Researchers from Israel, the United States, and the United Kingdom have found that a breathalyzer test embedded with a nanotech chip can “sniff out” lung cancers from a simple breath sample, allowing for rapid and early diagnosis of lung cancer.

The study, which included 358 patients, found that the breathalyzer test could detect lung cancer with 90% accuracy even when the lung nodule was tiny and difficult to sample. Other subtypes of cancer could also be discriminated, which was an unexpected find. The results of this study, which were presented at the 2014 Annual Meeting of the American Society of Clinical Oncology (ASCO)1 demonstrated that lung cancer tumors produce volatile organic compounds (VOCs) that evaporate into the air and produce a discernible scent profile.

“The breath analysis is a lot easier than drawing blood or urine testing,” said study investigator Paul Bunn, MD, professor of medicine in Medical Oncology at the University of Colorado Health Sciences Center, in Denver, CO. 

Continue Reading

This study included 213 patients with lung cancer (62 with early disease and 143 with advanced disease). The patients with lung cancer were matched with chronic obstructive pulmonary disease (COPD) controls. The researchers reported that the breath test could distinguish between controls and patients with early lung cancer with 85.11% accuracy, controls and advanced lung cancer with 82.11% accuracy, and early and advanced disease with 78.75% accuracy.

“Not in the next 2 years, but hopefully within 5 years, this could be part of routine practice,” Dr. Bunn said in an interview with “We would like to better define risk. What we are doing at the moment is we are seeing which nodules have to be resected, and which patients can be watched.”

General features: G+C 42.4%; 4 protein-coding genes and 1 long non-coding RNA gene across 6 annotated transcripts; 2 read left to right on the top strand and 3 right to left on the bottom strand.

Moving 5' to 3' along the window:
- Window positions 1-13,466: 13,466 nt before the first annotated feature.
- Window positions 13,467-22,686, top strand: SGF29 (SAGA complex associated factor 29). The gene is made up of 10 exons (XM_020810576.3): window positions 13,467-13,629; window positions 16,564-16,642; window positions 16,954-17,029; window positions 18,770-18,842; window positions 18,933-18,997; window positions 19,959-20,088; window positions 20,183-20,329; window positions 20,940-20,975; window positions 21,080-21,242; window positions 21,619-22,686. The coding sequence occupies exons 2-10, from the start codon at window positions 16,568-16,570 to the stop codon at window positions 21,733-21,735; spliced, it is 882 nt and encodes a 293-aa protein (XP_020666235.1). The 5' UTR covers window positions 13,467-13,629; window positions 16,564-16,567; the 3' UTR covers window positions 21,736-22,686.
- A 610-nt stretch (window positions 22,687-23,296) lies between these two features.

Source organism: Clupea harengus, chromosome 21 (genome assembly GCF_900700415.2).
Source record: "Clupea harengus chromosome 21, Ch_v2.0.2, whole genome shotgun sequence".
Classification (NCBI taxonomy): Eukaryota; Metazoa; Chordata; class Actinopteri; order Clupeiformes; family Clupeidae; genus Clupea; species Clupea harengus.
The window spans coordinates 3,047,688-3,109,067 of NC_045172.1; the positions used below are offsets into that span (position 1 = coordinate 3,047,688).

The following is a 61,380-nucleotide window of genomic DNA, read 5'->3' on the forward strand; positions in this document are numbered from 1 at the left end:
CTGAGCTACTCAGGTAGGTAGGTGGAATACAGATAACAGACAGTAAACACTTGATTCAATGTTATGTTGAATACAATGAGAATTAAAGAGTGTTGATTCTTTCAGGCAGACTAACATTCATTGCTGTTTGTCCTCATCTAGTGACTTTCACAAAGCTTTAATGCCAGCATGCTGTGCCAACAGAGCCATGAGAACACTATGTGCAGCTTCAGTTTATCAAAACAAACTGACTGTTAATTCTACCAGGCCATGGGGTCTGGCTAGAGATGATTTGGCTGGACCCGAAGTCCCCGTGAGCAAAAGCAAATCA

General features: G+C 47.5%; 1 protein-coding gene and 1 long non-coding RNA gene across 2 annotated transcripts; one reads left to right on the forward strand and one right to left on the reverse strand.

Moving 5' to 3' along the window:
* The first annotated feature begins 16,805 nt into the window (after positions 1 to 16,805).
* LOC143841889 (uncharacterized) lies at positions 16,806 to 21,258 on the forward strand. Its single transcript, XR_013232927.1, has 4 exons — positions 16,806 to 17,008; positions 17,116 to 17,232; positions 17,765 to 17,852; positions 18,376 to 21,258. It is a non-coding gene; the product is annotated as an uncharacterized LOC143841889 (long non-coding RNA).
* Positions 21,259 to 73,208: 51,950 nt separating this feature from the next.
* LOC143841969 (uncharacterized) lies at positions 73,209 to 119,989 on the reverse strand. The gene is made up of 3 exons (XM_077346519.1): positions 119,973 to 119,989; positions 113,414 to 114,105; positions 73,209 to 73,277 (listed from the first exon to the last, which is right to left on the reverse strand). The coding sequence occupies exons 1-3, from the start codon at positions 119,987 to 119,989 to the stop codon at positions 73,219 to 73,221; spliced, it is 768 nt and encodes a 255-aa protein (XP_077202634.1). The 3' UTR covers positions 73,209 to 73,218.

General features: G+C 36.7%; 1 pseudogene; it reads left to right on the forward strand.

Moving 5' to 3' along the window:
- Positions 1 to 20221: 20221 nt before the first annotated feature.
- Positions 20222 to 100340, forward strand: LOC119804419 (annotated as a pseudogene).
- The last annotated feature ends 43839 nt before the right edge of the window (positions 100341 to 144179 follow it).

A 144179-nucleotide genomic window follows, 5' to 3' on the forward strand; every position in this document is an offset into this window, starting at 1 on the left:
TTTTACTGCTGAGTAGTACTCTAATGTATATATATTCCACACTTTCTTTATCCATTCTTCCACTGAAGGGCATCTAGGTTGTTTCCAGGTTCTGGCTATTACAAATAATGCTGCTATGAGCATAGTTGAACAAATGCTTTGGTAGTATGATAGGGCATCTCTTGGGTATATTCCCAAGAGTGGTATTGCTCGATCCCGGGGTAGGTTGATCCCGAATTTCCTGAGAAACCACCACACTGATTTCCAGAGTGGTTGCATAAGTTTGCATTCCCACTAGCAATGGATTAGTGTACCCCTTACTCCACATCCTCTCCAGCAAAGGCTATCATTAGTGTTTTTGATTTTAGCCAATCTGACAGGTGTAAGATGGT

RELATED: Lung Cancer Resource Center

Better defining which patients with lung cancer may be most appropriate for active surveillance could significantly lower morbidity and mortality. Statistics on lung cancer survival vary depending on the stage of the cancer at the time of diagnosis. The American Cancer Society estimates that there will be 159,260 deaths from lung cancer in 2014, accounting for about 27% of all cancer deaths this year in the United States alone.2 The 5-year survival rate estimates are 49% for patients with stage IA non-small cell lung cancer, 30% for stage IIA, 14% for stage IIIA and 1% for stage IV.

Dr. Bunn envisions breath analyses as a rapid and early diagnostic tool for monitoring disease recurrence after resection. The breathalyzer test was developed by Professor Nir Peled of Tel Aviv University in Israel, who said lung cancer cells have a unique signature and the larger the tumor, the more robust the signature.

“On top of early detection, we also performed a study showing that the volatile signature can predict the response of therapy, such as monitoring the necrosis process. Therefore, we may detect lack of response very early, even before the imaging system shows that,” Dr. Peled told

Mark Deffebach, MD, associate professor of Pulmonary & Critical Care Medicine, at Oregon Health & Science University, in Portland, OR, said the study findings are intriguing; however, instead of using COPD patients as controls, he would like to see how well this test performs in patients who simply have an imaging abnormality.

In addition, Dr. Deffebach said that the accuracy rates also would need to be improved before this test could be used in the clinic in its current form. “It only picked up about 80% of cancers. That sounds good, but if you say it missed 20%, then that doesn’t sound so good.”


  1. Peled N, Abud-Hawa M, Liran O, et al. Breath analysis as a noninvasive biomarker for early detection of lung cancer. J Clin Oncol. 2014;32(suppl): Abstract 7560.
  2. American Cancer Society. What are the key statistics about lung cancer? Accessed June 26, 2014.